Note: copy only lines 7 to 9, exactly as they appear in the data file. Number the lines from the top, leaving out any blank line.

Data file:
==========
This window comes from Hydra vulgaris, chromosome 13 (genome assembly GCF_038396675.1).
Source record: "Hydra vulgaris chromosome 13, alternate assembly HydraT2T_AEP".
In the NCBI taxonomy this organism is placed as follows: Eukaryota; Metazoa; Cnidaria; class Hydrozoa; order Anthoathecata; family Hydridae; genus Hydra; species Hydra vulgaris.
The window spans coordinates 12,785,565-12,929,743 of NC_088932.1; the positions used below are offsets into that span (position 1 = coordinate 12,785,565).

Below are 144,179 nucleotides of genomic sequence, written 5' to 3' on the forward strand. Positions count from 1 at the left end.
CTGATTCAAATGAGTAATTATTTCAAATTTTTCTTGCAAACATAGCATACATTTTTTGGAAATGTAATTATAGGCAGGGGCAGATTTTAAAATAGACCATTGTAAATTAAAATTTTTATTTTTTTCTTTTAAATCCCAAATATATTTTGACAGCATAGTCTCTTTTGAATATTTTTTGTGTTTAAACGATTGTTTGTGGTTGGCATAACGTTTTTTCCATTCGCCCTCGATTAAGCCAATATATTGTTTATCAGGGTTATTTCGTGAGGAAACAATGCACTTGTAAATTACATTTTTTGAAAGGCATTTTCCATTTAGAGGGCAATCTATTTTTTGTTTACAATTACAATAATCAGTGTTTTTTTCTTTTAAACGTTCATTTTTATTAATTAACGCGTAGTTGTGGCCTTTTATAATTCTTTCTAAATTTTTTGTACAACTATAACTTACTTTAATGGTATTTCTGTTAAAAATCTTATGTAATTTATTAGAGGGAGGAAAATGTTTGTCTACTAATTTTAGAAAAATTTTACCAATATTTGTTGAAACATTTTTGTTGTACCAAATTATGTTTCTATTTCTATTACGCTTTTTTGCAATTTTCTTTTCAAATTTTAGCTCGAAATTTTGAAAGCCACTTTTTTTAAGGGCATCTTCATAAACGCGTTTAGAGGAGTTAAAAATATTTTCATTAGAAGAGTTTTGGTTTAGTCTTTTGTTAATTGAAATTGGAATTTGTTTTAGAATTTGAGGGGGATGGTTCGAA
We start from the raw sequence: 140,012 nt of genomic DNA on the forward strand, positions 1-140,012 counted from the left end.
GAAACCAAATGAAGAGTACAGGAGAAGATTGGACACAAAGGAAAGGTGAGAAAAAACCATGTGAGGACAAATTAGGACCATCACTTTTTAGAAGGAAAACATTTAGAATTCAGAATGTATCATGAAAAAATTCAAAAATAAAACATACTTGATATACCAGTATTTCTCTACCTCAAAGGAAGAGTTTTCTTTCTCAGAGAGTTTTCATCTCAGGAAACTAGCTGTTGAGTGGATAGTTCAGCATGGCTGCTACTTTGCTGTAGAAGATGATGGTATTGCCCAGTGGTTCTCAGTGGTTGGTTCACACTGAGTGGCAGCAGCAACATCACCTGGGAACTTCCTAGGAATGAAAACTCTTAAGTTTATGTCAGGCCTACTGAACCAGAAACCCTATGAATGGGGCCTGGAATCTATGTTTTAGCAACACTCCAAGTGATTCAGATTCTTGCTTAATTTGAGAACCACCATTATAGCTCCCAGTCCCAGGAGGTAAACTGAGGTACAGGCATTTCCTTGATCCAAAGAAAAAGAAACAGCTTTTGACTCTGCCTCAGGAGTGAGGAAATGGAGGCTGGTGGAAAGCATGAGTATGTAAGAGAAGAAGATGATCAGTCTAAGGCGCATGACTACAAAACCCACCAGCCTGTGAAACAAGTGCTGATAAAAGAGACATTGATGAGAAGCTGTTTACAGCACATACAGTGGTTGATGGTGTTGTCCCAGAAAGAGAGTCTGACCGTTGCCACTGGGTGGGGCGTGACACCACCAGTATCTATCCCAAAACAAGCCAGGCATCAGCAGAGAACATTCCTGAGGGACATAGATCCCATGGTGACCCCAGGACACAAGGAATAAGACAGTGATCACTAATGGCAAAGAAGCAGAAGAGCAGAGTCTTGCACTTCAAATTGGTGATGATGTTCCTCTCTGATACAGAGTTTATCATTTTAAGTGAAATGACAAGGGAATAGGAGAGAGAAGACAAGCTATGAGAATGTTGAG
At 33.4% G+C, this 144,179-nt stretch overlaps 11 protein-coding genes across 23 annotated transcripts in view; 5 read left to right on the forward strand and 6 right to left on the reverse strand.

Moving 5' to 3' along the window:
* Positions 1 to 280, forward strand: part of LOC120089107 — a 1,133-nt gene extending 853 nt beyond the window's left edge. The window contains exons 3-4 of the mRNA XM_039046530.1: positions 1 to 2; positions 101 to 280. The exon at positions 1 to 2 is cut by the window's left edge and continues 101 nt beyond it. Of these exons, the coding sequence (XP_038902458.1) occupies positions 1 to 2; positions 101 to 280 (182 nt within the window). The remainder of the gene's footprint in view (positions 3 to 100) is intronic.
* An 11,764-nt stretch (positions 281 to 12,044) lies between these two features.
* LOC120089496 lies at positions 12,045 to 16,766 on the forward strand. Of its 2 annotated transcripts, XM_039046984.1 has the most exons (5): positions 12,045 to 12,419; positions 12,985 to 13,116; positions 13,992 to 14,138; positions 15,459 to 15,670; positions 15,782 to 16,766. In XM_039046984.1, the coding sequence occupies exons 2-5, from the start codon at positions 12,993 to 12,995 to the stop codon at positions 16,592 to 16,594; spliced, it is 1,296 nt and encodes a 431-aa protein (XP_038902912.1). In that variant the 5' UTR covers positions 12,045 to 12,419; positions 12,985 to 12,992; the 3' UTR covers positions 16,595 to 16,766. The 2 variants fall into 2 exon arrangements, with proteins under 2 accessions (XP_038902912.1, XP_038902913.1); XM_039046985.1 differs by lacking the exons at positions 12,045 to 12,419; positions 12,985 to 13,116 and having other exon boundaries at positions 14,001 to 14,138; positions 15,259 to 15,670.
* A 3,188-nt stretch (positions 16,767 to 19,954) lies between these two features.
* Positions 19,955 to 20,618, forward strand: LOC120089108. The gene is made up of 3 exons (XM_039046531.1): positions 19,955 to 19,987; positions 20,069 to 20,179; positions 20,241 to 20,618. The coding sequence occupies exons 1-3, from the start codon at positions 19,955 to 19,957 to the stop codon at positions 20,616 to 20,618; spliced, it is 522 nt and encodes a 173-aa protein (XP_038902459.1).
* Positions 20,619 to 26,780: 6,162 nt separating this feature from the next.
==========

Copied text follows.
We start from the raw sequence: 140,012 nt of genomic DNA on the forward strand, positions 1-140,012 counted from the left end.
GAAACCAAATGAAGAGTACAGGAGAAGATTGGACACAAAGGAAAGGTGAGAAAAAACCATGTGAGGACAAATTAGGACCATCACTTTTTAGAAGGAAAACATTTAGAATTCAGAATGTATCATGAAAAAATTCAAAAATAAAACATACTTGATATACCAGTATTTCTCTACCTCAAAGGAAGAGTTTTCTTTCTCAGAGAGTTTTCATCTCAGGAAACTAGCTGTTGAGTGGATAGTTCAGCATGGCTGCTACTTTGCTGTAGAAGATGATGGTATTGCCCAGTGGTTCTCAGTGGTTGGTTCACACTGAGTGGCAGCAGCAACATCACCTGGGAACTTCCTAGGAATGAAAACTCTTAAGTTTATGTCAGGCCTACTGAACCAGAAACCCTATGAATGGGGCCTGGAATCTATGTTTTAGCAACACTCCAAGTGATTCAGATTCTTGCTTAATTTGAGAACCACCATTATAGCTCCCAGTCCCAGGAGGTAAACTGAGGTACAGGCATTTCCTTGATCCAAAGAAAAAGAAACAGCTTTTGACTCTGCCTCAGGAGTGAGGAAATGGAGGCTGGTGGAAAGCATGAGTATGTAAGAGAAGAAGATGATCAGTCTAAGGCGCATGACTACAAAACCCACCAGCCTGTGAAACAAGTGCTGATAAAAGAGACATTGATGAGAAGCTGTTTACAGCACATACAGTGGTTGATGGTGTTGTCCCAGAAAGAGAGTCTGACCGTTGCCACTGGGTGGGGCGTGACACCACCAGTATCTATCCCAAAACAAGCCAGGCATCAGCAGAGAACATTCCTGAGGGACATAGATCCCATGGTGACCCCAGGACACAAGGAATAAGACAGTGATCACTAATGGCAAAGAAGCAGAAGAGCAGAGTCTTGCACTTCAAATTGGTGATGATGTTCCTCTCTGATACAGAGTTTATCATTTTAAGTGAAATGACAAGGGAATAGGAGAGAGAAGACAAGCTATGAGAATGTTGAG
At 33.4% G+C, this 144,179-nt stretch overlaps 11 protein-coding genes across 23 annotated transcripts in view; 5 read left to right on the forward strand and 6 right to left on the reverse strand.